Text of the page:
Rio Olympics 2016: Shelly Ann Fraser-Pryce's story of struggle and dominance

The Pocket Rocket will be making heads turn when she takes to the track in Brazil

Shelly-Ann Fraser-Pryce’s rise to glory has not come easily for her. The Jamaican track and field sprinter had a torrid time growing up as she was born in a poor community. Her struggles started early in life as her mother, Maxine, was a former athlete herself but a single parent.

Her mother would work as a street vendor but could not earn enough to sometimes even buy dinner. 

Speaking at a private event in her hometown last year, Fraser-Pryce had described her inability to show her real side to the world, “I suffered from self-esteem issues because I didn’t have the nice clothes and the nice house and had to take the bus. I wanted to fit in and would make up stories just to be accepted, so I can relate to the issues related to poverty.”

But she said that her mother somehow managed to get her to study at a good school where she became a sprinter. Her first win in sprinting came at Jamaican school’s championship when she won the gold in 100m, aged just 16 in 2002.

Ever since that day, the 29-year old never looked back. She went on to win a gold medal in the Central American and Caribbean Junior Championships in Athletics. But she was never considered as a sprinter meant for the 100m individual event. In 2007, she was in the Jamaican World Championships squad but only for the relay event.

However, she did manage to qualify for the Beijing Olympics in the individual events. She ascended to an Olympic gold medal in China when she won the 100m sprint. The talented sprinter became the first woman from the Caribbean to win a 100m gold medal at the Games.

The following year, she created history when she became only the second woman to hold both the Olympic gold and the World Championship gold in 100m racing when she won in the IAAF World Championship in Berlin. She also went on to win a gold medal in the 4x100m relay in that championship and bagged gold medals in the 100m, 200m and the 4x100m relay events in the 2013 Beijing Championships.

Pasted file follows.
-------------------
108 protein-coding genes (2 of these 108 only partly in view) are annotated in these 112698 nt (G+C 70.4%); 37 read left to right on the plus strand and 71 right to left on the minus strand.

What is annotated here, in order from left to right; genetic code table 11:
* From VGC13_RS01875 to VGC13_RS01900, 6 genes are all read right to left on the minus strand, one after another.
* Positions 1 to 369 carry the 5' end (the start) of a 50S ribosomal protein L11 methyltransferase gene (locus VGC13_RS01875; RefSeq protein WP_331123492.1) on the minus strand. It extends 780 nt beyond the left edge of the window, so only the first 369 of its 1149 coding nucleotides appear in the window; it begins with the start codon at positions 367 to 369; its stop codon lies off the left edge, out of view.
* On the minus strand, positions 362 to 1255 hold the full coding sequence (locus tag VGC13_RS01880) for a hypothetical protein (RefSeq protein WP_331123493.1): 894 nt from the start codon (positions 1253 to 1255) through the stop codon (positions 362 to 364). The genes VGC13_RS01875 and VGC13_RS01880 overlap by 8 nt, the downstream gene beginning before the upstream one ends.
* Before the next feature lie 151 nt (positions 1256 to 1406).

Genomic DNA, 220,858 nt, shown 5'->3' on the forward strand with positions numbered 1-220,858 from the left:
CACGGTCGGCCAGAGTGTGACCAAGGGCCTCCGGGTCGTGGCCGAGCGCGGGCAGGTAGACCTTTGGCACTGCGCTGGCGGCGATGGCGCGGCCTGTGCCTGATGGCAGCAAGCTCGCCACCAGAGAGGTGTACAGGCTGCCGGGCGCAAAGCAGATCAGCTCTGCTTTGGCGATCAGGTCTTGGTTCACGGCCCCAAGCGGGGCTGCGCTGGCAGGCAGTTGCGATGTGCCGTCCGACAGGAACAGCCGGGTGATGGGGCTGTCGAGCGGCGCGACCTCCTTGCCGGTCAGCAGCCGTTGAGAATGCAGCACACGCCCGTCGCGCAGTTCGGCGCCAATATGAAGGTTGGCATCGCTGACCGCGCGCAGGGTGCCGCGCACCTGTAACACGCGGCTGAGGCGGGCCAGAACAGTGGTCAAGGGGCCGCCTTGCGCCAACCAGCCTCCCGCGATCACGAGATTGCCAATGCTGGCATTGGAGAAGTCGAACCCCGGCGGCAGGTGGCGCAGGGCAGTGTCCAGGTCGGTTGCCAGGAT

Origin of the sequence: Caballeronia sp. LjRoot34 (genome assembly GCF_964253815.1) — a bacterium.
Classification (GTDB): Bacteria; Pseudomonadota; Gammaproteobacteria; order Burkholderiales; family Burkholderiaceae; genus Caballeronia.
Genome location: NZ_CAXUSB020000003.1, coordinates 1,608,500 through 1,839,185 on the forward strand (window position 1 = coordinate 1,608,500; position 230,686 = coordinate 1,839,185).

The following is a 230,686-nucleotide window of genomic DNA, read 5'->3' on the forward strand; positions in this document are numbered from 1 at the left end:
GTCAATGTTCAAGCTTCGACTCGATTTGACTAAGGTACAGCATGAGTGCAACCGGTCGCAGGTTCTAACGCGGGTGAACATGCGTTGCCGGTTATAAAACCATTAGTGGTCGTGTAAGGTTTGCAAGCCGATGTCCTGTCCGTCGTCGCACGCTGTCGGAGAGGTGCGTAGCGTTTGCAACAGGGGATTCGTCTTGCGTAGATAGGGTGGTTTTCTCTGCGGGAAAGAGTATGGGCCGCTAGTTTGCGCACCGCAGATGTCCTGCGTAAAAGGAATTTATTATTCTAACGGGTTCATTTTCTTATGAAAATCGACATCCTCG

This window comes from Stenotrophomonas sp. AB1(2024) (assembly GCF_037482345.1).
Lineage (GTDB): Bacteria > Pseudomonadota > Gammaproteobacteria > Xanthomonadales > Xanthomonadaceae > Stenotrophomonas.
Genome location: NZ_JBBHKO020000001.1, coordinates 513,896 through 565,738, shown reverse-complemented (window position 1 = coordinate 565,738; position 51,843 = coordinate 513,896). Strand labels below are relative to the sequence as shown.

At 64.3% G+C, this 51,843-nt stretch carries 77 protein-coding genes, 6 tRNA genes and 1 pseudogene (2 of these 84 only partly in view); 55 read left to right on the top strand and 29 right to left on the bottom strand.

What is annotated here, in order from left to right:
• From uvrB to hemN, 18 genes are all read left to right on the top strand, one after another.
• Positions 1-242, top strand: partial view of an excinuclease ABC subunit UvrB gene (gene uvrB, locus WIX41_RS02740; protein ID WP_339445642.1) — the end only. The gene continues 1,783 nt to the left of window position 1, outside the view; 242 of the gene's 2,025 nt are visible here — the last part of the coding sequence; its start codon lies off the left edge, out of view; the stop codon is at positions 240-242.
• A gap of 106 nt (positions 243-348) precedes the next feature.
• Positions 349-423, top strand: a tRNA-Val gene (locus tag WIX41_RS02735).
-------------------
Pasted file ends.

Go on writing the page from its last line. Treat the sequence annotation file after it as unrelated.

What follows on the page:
Whereas, in the 2012 London Olympics, the sprinter retained her gold in the 100m category and won silver medals in the 200m and the 4x100m relay events.

Due to her accomplishments on the track, she also became the second woman sprinter from Jamaica to win the IAAF World Athlete of the Year since Merlene Ottey had won it in 1990. The 29-year old also holds the record for winning both the Olympic gold and the World Championships gold in 100m on two separate occasions.

If she wins in the Rio Olympics, she will become the first woman to bag a hattrick of Olympic golds in 100m sprinting.

She has been in good form ahead of the Rio Olympics, where she will be participating in her third Olympic Games. She had started preparing for Rio with a win in the 4x100m relay event at 2014 Glasgow Commonwealth Games and then won her 100m and 4x100m gold medals in the 2015 World Championships.

The Pocket Rocket, as she is nicknamed, will be facing competition from the likes of American Tori Bowie and Dutch Dafna Schippers. The latter had finished in the second spot behind Fraser-Pryce and the former had finished third in the 100m race in the championships. Jamaica also has the likes of Elaine Thompson, Veronica Campbell-Brown and Natasha Morrison.

This indicates that Jamaica does not only have a chance in the individual category but also in the relay events. Fraser-Pryce’s journey so far has been that of courage and determination to succeed in tough circumstances.

But when she steps foot on the track in Rio, she will not be the struggler, she will be the favorite to retain her gold medal in the 100m event. She will be the dominator. 

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